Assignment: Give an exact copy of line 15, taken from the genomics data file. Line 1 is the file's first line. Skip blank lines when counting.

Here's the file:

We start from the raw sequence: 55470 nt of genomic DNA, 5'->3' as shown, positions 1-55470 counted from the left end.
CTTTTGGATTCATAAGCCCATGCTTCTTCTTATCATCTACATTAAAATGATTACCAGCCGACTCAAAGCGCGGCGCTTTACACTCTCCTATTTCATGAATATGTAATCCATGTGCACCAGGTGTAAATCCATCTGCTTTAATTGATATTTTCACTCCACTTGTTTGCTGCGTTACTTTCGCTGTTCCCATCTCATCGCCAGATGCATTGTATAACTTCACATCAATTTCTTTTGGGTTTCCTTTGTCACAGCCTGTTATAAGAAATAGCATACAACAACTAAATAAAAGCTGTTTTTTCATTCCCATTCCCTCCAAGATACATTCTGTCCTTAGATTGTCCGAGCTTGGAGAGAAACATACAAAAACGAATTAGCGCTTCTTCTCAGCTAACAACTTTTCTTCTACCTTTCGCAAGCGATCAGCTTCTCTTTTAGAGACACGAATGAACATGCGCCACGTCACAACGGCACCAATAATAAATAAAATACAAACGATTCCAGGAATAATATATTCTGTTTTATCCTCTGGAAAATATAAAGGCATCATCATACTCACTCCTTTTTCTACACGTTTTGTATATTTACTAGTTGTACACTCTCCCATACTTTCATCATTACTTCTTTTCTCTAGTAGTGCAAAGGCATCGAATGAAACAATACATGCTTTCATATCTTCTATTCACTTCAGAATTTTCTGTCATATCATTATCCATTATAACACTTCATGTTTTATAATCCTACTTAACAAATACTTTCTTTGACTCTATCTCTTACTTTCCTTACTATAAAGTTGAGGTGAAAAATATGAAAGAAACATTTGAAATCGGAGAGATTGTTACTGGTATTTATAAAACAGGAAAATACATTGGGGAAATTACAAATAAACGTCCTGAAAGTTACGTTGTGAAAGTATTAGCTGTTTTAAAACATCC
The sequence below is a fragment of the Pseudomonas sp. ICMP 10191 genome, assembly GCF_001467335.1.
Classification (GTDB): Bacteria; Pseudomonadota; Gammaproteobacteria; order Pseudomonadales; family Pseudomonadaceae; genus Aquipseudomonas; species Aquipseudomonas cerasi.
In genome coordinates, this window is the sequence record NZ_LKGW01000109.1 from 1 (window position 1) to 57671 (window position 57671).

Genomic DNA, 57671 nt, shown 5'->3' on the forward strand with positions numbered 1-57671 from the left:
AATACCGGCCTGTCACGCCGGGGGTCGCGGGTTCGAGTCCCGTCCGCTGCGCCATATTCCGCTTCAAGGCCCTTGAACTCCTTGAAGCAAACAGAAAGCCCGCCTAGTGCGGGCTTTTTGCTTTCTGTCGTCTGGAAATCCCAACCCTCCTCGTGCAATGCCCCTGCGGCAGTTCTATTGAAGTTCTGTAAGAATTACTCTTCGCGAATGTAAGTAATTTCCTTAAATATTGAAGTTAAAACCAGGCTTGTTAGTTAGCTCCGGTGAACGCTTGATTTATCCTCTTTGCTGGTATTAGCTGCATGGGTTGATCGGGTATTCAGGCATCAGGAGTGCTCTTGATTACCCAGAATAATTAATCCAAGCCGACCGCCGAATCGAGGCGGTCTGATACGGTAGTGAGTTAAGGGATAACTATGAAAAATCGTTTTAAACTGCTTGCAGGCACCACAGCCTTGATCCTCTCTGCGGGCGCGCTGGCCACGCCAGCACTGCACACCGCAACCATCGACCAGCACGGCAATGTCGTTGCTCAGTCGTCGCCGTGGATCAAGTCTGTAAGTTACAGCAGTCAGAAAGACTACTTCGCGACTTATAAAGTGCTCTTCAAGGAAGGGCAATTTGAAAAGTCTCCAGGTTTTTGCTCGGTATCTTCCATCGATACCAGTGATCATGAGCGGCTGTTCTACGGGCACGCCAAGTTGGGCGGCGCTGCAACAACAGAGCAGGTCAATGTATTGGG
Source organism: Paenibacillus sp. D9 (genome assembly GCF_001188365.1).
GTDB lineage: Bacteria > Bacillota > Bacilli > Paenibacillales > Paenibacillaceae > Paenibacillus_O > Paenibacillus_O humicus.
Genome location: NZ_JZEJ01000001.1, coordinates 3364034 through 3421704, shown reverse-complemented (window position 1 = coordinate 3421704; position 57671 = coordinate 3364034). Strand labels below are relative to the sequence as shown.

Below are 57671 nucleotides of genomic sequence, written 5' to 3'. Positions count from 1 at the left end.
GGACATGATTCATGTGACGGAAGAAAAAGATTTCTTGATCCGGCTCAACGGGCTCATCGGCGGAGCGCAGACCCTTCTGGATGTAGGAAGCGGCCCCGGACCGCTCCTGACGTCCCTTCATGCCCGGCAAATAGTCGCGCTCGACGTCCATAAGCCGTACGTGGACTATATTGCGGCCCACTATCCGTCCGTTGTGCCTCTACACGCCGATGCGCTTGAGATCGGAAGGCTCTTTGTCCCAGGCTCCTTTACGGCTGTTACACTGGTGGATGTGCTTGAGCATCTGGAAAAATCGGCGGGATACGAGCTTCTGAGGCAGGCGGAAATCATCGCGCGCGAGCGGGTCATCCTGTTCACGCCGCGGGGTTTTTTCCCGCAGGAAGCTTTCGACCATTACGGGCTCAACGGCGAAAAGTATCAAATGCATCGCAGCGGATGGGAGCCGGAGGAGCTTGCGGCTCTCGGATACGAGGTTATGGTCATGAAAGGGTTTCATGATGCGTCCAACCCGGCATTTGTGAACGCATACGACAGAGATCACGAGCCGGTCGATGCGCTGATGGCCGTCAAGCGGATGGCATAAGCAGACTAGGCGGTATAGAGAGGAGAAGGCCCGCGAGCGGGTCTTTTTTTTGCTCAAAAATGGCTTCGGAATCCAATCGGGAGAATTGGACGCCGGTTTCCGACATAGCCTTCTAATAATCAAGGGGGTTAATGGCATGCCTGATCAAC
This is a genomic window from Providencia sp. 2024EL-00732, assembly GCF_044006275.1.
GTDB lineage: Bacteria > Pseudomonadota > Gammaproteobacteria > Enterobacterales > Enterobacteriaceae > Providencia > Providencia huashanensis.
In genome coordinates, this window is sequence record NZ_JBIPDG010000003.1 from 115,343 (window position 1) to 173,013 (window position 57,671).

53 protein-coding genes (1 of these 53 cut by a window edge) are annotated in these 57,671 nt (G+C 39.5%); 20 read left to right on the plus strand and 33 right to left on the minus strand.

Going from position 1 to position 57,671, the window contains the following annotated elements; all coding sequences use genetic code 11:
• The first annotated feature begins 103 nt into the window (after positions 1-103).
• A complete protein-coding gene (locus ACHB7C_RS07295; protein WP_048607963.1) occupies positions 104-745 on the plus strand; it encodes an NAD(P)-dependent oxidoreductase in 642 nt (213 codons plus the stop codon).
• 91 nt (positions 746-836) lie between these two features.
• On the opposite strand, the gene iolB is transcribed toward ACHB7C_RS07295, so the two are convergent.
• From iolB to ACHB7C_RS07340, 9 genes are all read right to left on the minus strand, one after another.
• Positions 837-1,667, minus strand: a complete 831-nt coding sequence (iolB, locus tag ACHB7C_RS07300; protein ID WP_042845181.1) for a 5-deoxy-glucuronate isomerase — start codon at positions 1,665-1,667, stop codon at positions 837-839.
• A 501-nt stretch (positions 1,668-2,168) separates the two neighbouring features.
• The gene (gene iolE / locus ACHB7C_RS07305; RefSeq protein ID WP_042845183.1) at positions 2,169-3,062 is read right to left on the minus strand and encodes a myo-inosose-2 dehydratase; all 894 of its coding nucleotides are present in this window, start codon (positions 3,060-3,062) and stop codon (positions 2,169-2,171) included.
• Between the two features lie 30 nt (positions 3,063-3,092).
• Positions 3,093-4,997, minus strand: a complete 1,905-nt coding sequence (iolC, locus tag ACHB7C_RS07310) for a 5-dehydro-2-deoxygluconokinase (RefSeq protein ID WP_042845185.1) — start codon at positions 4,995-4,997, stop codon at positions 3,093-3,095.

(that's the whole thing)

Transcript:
In genome coordinates, this window is sequence record NZ_JBIPDG010000003.1 from 115,343 (window position 1) to 173,013 (window position 57,671).